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Cracking the Google Code... Under the GoogleScope 335

Posted by CmdrTaco
from the something-to-read dept.
jglazer75 writes "From the analysis of the code behind Google's patents: "Google's sweeping changes confirm the search giant has launched a full out assault against artificial link inflation & declared war against search engine spam in a continuing effort to provide the best search service in the world... and if you thought you cracked the Google Code and had Google all figured out ... guess again. ... In addition to evaluating and scoring web page content, the ranking of web pages are admittedly still influenced by the frequency of page or site updates. What's new and interesting is what Google takes into account in determining the freshness of a web page.""
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Cracking the Google Code... Under the GoogleScope

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  • by uberjoe (726765) on Tuesday May 10, 2005 @12:27PM (#12489453)
    So will this make it easier or harder to find porn?
  • Great (Score:2, Interesting)

    Now I'll see more Get ranked #1 in search engines" spam.

    http://www.anologger.com/ [anologger.com]
  • by kensai (139597) on Tuesday May 10, 2005 @12:27PM (#12489456) Homepage
    To crush artificial link inflation and hear the lamintations of search engine spam
  • it's a war (Score:5, Funny)

    by roman_mir (125474) on Tuesday May 10, 2005 @12:28PM (#12489458) Homepage Journal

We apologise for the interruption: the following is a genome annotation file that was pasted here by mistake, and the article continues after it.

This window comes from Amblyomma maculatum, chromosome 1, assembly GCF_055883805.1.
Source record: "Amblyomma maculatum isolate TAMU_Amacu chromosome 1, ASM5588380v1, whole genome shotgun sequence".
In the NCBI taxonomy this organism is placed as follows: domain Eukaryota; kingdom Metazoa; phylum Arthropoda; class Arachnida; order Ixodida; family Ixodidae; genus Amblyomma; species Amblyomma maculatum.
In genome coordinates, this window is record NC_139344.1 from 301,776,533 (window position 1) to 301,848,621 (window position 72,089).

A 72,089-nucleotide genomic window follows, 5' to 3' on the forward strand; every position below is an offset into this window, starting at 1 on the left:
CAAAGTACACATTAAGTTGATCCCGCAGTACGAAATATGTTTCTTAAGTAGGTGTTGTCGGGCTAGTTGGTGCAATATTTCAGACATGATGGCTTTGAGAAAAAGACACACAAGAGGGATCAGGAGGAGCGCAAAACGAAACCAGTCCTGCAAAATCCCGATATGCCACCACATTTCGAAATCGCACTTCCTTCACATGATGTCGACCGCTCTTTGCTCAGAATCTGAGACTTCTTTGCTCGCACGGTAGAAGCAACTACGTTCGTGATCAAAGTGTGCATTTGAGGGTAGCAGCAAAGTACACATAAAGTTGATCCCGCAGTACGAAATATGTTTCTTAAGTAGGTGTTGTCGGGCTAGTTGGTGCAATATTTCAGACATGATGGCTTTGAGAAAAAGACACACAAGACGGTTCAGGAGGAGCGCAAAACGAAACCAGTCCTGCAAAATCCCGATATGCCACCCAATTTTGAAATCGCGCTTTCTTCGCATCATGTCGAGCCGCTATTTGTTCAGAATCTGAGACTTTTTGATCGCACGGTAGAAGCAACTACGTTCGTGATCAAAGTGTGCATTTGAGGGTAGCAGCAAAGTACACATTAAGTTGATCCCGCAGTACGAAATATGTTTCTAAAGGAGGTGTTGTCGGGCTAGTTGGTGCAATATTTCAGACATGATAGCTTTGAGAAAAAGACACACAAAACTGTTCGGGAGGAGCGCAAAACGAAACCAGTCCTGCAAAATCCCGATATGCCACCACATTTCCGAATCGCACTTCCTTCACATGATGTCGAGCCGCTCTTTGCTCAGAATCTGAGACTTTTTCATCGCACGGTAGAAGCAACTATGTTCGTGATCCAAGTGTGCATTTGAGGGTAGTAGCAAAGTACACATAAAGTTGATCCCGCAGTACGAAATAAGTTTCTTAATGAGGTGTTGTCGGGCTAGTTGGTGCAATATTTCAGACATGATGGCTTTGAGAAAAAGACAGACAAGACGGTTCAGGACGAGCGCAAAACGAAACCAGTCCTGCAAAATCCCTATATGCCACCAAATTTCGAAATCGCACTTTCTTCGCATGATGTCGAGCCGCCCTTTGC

The linked article is slashgoogled. It's a googlewar. Googlers are all googling.

  • by Anonymous Coward on Tuesday May 10, 2005 @12:28PM (#12489464)
    Cracking the Google Code... Under the GoogleScope
    Google's US Patent confirms information retrieval is based on historical data.

    Publication Date: 5/8/2005 9:51:18 PM

    Author Name: Lawrence Deon

    An Introduction: ...if you thought you cracked the Google Code and had Google all figured out ... guess again.

    Google's sweeping changes confirm the search giant has launched a full out assault against artificial link inflation & declared war against search engine spam in a continuing effort to provide the best search service in the world... and if you thought you cracked the Google Code and had Google all figured out ... guess again.

    Google has raised the bar against search engine spam and artificial link inflation to unrivaled heights with the filing of a United States Patent Application 20050071741 on March 31, 2005.

    The filing unquestionable provides SEO's with valuable insight into Google's tightly guarded search intelligence and confirms that Google's information retrieval is based on historical data.

    What exactly do these changes mean to you?